A recent NBER Working Paper by Aleh Tsyvinski et. al. tested the idea and showed that most of the powerful explanatory factors in the stock market, namely the beta, size and momentum, are also powerful to capture the cross-sectional expected returns of cryptocurrencies. Since the advent of cryptocurrencies, many have studied the expected returns and many explanatory factors have been suggested. Interestingly, they showed that all of the excess returns generated by the trading strategies that previous studies implied, in fact, can be accounted for by the cryptocurrency three-factor model.

A further inquiry is whether there exists a “twin” value factor in the cryptocurrency market, why the size and momentum factors are so mysteriously powerful and whether they affect the cryptocurrency returns the same way as they do to the stock returns? One thing for sure is that as the cryptocurrency market continue to burgeon, all these questions will be answered eventually.

 

Shadow Pills and Visible Value

By: Scott B. Guernsey, CERF Research Associate, June 2019

The “poison pill” (formally known as a “shareholder rights plan”) has a long and contentious history in the United States as a tactic to deter takeovers.[1] While details can vary across different implementations, the key defensive mechanism of the pill provides existing shareholders with stock purchase rights that entitle them to acquire newly issued shares at a substantial discount in the “trigger” event that a hostile bidder obtains more than a pre-specified percentage of the company’s outstanding shares (e.g., 10-15%).[2] As a result, poison pills permit a firm’s board of directors the ability to substantially dilute the ownership stake of a hostile bidder, de facto giving the board veto power over any hostile acquisition.

Correspondingly, law and finance scholars generally agree that the poison pill is perhaps the most powerful anti-takeover defense (e.g., Malatesta and Walkling 1988; Ryngaert 1988; Comment and Schwert 1995; Coates 2000; Cremers and Ferrell 2014). However, whether a firm’s managers use the poison pill to the benefit or detriment of its shareholders is the subject of an enduring debate in both the corporate finance literature and in U.S.’ state courts.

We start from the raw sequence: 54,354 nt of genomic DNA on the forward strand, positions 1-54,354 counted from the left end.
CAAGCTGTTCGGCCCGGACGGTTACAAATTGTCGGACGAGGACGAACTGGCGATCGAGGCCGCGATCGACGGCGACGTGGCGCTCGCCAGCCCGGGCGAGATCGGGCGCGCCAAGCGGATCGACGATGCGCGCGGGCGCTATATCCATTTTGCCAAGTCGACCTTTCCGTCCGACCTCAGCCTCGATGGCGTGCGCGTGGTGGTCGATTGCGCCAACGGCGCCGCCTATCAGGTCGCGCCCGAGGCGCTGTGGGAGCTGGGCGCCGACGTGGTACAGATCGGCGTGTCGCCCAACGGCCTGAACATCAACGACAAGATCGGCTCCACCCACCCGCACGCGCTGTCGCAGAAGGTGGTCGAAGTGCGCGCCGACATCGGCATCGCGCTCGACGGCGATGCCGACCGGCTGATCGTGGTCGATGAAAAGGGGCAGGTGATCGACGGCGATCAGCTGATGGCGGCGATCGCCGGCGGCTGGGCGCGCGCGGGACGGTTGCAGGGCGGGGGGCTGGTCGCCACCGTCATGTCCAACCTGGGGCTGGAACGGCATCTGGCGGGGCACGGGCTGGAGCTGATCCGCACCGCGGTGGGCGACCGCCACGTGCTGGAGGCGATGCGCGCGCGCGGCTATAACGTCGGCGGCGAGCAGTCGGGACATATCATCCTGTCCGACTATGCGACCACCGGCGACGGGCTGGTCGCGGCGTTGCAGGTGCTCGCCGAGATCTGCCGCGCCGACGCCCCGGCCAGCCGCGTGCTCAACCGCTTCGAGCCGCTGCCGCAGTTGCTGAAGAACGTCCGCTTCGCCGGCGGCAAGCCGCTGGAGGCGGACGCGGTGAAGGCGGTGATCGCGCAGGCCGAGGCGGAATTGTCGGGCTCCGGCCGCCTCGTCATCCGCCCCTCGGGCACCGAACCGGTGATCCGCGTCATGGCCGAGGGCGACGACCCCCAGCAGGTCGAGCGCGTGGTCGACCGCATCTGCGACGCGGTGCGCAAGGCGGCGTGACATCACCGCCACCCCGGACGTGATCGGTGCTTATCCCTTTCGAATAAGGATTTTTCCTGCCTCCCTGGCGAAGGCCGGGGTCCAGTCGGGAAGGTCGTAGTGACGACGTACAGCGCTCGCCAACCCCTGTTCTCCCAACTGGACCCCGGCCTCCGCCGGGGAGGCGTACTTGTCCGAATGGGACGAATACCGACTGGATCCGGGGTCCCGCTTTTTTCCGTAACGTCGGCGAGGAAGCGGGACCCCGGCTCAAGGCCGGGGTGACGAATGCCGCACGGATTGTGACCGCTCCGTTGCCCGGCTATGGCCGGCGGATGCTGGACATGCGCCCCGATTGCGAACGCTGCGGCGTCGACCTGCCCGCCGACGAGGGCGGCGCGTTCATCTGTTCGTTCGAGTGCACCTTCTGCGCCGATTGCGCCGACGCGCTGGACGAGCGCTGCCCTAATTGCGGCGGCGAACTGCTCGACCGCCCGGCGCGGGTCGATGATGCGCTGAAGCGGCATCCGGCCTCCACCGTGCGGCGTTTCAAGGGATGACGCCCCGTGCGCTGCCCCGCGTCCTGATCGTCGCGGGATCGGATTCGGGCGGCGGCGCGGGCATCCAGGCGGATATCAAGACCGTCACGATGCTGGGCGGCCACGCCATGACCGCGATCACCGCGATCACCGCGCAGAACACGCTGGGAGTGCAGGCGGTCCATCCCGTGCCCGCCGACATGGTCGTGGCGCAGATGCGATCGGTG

Prior empirical studies have attempted to investigate the value implications of a firm’s decision to employ a poison pill as a strategy to deter takeovers. While earlier findings were mixed, over the past decade most studies have found that the adoption of a pill is negatively associated with firm value (e.g., Bebchuk, Cohen and Ferrell 2009; Cuñat, Gine, and Guadalupe 2012; Cremers and Ferrell 2014). Unfortunately, however, this result is challenging to interpret, as the choice to adopt a pill is endogenous – meaning, for example, that the finding might imply that a firm was losing value and decided to adopt a pill in response rather than the conclusion that the adoption of the pill led to lowered firm value. Adding to the difficulty of researchers, since poison pills can be unilaterally adopted by a firm’s board of directors, even firms that do not currently have a poison pill in place still have the right to adopt a pill at any time – this right is termed by scholars as a “shadow pill” (Coates 2000).

In the article “Shadow Pills and Long-Term Firm Value”, CERF Research Associate Scott Guernsey, and research collaborators Martijn Cremers (University of Notre Dame), Lubomir Litov (University of Oklahoma), and Simone Sepe (University of Arizona), contribute to the debate on the value implications of the poison pill by shifting the focus from “visible” (or realized) pills to shadow pills – that is, studying the effect that arises from the right to adopt a poison pill rather than its actual adoption. To do this empirically, the study’s tests focus on U.S. state-level poison pill laws (“PPLs”) – enacted by 35 states between 1986 and 2009 – which legally validated the use of the pill, hence strengthening these firms’ shadow pill.

Using the staggered enactments of PPLs by different states in different years, the authors find that firms incorporated in states with a stronger shadow pill experience significant increases in firm value, and especially for firms with stronger stakeholder relationships (e.g., with a large customer or in a strategic alliance) and more engaged in innovation (e.g., R&D investments or with patents). Additionally, the study confirms the prior literature’s results on a negative correlation between firm value and actual pill adoption.